Useful Bible Studies > 2 Samuel Commentary > chapter 22
Righteousness means goodness. In the Bible, there are two kinds of righteousness. There is the perfect goodness that belongs to God alone (Deuteronomy 32:4).
That is the kind of righteousness that God’s future king, called the Messiah or Christ, has (Isaiah 11:1-6). Much of 2 Samuel chapter 22 refers to that king. It describes how (22:5-20) God would rescue him from death and from the grave (Psalm 16:9-10; Acts 2:25-36). It also describes (22:38-42) how God will defeat all his enemies to establish his rule (Psalm 2; Psalm 110). David saw all these things as a prophet, a man who received and declared messages from God (23:1-2).
However, David himself could not claim that kind of righteousness. He was not a perfect man; he knew that he was guilty of wrong and evil acts (Psalm 51). So, instead, he could only obtain the other kind of righteousness. That kind of righteousness is God’s free gift to the person whom he forgives (Romans 4:1-8). In other words, when God forgives a person, he no longer considers that person guilty (Psalm 32:1-2; Psalm 51:7-10). Instead of their guilty state, God places in them his own goodness (Romans 3:21-24; Romans 5:6-18).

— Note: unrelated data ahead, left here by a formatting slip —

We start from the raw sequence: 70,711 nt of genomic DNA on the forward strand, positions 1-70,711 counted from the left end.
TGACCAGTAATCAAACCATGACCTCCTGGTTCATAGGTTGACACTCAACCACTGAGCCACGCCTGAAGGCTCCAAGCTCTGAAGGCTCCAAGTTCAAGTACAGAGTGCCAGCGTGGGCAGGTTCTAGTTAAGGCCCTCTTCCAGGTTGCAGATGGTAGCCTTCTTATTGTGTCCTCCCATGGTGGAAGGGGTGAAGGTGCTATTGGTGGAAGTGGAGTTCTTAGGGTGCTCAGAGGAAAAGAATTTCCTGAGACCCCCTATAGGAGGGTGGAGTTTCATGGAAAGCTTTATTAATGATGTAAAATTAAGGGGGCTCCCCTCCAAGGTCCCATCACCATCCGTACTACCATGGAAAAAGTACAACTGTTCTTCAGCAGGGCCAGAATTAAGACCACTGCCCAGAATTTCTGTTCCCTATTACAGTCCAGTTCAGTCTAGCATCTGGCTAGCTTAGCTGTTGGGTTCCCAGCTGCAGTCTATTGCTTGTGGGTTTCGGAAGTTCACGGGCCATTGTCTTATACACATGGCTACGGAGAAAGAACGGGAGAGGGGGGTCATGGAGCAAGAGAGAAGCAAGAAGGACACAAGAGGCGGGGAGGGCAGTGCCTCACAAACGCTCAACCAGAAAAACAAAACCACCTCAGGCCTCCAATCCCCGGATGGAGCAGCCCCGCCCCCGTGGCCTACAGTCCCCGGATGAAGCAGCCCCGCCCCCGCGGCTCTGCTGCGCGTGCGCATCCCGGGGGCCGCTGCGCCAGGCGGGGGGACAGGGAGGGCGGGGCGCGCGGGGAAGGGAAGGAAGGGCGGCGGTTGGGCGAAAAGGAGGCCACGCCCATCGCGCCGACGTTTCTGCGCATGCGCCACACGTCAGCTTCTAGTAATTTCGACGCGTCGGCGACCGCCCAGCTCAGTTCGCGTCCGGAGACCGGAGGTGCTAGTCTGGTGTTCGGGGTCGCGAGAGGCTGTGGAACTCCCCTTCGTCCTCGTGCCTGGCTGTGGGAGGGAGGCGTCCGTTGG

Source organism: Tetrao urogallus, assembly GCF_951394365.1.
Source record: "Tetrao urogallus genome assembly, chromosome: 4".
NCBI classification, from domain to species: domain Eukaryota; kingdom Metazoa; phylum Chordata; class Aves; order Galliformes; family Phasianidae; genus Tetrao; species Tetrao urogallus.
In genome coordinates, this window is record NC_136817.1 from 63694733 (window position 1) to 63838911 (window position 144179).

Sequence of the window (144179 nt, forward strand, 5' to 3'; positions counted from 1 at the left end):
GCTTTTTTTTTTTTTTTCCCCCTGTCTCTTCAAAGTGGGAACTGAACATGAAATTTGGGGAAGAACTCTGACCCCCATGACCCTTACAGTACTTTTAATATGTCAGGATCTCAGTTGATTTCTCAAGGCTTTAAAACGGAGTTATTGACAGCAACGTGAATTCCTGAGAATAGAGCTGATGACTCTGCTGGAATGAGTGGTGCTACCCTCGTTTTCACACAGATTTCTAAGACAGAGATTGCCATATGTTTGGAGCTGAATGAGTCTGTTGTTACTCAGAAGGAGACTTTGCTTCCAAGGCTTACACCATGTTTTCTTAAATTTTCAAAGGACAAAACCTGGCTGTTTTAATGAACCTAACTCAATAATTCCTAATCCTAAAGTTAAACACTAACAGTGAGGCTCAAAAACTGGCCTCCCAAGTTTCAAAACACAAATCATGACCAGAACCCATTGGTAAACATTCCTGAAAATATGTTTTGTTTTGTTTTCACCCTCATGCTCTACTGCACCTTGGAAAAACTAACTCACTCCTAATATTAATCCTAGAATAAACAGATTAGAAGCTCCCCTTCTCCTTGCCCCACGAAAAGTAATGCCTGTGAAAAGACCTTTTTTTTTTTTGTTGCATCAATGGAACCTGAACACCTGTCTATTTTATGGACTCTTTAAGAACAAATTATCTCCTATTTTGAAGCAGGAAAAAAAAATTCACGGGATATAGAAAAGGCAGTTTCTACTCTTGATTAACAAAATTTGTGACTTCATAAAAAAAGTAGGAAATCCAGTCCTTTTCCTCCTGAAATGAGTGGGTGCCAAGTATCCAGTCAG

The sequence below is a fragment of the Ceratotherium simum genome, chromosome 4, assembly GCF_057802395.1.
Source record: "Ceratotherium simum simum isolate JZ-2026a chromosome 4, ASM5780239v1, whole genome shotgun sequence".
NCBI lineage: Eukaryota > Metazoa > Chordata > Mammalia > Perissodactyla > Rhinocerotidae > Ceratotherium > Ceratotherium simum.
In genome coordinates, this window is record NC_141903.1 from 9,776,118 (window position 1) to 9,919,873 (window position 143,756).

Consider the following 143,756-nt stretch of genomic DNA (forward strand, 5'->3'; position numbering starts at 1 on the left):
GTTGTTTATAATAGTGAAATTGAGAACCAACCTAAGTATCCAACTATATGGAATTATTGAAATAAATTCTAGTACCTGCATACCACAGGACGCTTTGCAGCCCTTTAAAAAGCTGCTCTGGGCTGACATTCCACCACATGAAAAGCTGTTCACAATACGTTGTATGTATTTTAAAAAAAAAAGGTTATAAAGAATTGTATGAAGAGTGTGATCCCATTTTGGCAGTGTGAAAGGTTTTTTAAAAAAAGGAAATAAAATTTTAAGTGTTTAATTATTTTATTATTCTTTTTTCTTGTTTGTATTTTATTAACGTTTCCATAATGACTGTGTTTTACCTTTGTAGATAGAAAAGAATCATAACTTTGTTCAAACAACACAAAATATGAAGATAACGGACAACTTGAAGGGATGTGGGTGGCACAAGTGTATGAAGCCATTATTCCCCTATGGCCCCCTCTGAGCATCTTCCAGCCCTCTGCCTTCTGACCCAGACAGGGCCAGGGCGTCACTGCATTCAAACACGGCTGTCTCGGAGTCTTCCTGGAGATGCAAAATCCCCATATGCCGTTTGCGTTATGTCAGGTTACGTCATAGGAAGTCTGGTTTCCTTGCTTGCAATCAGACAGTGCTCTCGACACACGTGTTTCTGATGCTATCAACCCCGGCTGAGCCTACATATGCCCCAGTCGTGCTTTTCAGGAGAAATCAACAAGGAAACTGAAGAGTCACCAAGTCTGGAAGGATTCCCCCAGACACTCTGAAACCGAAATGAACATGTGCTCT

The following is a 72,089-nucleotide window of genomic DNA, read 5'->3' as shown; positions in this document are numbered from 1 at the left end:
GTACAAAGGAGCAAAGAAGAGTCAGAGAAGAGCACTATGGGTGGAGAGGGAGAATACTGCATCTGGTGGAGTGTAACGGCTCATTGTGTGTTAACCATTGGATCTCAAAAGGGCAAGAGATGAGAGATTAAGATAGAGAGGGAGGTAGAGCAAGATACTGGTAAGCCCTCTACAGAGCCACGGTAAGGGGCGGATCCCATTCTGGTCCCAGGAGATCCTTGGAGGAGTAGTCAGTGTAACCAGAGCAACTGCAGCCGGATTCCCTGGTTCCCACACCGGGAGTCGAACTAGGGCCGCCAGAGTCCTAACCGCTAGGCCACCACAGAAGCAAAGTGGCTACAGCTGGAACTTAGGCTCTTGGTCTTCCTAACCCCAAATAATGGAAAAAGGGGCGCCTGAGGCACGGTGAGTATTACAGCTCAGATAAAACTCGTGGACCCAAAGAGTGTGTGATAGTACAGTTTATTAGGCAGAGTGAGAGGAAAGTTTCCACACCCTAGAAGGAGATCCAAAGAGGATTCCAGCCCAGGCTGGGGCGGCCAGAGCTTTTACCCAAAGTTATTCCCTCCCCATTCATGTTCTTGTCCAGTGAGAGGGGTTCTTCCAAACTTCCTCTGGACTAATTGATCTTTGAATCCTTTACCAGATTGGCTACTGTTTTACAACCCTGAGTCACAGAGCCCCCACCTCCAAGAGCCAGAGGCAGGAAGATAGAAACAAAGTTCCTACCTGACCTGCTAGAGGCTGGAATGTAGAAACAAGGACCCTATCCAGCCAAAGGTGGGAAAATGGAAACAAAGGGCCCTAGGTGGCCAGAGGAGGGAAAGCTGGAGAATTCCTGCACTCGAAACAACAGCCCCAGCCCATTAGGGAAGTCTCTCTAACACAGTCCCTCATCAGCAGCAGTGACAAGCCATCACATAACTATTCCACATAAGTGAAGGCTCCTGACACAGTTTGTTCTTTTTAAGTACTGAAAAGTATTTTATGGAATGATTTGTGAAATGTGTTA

David had confessed his evil deeds to God and he had turned from them. So now, he lived in the knowledge that God had forgiven him completely. For him, this could never be a matter of pride or a reason for proud attitudes. Rather, he remained truly grateful to God. David’s power to live in a good and right manner came from God, and not from David himself. When David acted without God, he did wrong and evil things. When he depended on God to guide and to direct his life, David’s right and good acts were pleasing to God.
Next part: What does righteousness mean? (2 Samuel 22:22-25)
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© 2023, Keith Simons.